January 16, 2008, 03:19 PM ET
Computer Literacy Doesn't Mean Information Literacy, Report Says
The next generation of college students, more wired than any other, might not be as good at Internet research as you may think.
A new report from the Joint Information Systems Committee, a British higher-education research institute, says the “Google Generation” (those born after 1993, who can’t remember a time when the Internet wasn’t widely available) may be computer literate. But that doesn’t make them information literate. Some of the key problems the study found include: Young people don’t develop good search strategies to find quality information. They might find information on the Internet quickly, but they don’t know how to evaluate the quality of what they find. They don’t understand what the Internet really is: a vast network with many different content providers. The report details the implications of these problems for library professionals. It says library resources should be more unified with Internet tools like Google, and adapt to the changing ways younger generations gather information.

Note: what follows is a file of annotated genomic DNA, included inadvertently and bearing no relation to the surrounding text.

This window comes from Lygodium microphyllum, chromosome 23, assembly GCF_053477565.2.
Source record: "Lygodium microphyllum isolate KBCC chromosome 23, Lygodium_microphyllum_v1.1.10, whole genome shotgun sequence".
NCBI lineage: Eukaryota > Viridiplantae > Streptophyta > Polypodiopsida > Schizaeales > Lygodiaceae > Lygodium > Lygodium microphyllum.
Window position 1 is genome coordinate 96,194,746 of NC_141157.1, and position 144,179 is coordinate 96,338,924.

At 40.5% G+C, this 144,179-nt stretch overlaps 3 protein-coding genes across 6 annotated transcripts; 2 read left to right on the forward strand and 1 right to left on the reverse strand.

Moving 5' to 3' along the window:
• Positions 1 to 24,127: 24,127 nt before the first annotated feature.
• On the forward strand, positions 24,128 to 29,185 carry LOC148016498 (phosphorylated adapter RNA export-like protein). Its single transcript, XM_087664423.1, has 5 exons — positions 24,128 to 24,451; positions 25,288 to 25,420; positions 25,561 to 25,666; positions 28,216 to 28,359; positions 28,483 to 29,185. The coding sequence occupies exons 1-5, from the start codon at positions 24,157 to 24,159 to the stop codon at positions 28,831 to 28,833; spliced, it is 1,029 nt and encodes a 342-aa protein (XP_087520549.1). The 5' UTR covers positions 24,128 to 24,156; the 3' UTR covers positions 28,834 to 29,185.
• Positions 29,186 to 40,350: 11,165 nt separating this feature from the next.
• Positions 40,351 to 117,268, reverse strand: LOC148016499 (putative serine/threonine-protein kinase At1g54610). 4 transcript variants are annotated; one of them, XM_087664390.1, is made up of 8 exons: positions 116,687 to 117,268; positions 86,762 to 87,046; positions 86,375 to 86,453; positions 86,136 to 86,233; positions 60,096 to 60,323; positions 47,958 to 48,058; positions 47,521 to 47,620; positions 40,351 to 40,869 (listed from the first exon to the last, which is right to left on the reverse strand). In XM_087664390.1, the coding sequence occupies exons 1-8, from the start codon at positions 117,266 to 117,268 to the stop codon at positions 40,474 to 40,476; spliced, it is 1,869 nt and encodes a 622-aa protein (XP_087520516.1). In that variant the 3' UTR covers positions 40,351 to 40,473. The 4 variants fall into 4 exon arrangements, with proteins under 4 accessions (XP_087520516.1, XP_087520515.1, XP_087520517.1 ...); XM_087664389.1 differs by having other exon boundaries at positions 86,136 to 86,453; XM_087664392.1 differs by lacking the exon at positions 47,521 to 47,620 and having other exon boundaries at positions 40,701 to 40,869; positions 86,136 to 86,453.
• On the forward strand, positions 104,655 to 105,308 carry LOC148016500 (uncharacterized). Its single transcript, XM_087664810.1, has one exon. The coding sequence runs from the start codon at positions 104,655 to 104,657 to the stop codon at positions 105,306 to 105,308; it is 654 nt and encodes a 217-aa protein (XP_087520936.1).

In the context of a recent report from the Pew Internet & American Life Project that says more 18- to 30-year-olds use libraries than other age groups (mostly to use computer resources), it seems there will be an even greater need in the future for librarians to teach information-gathering skills. —Hurley Goodall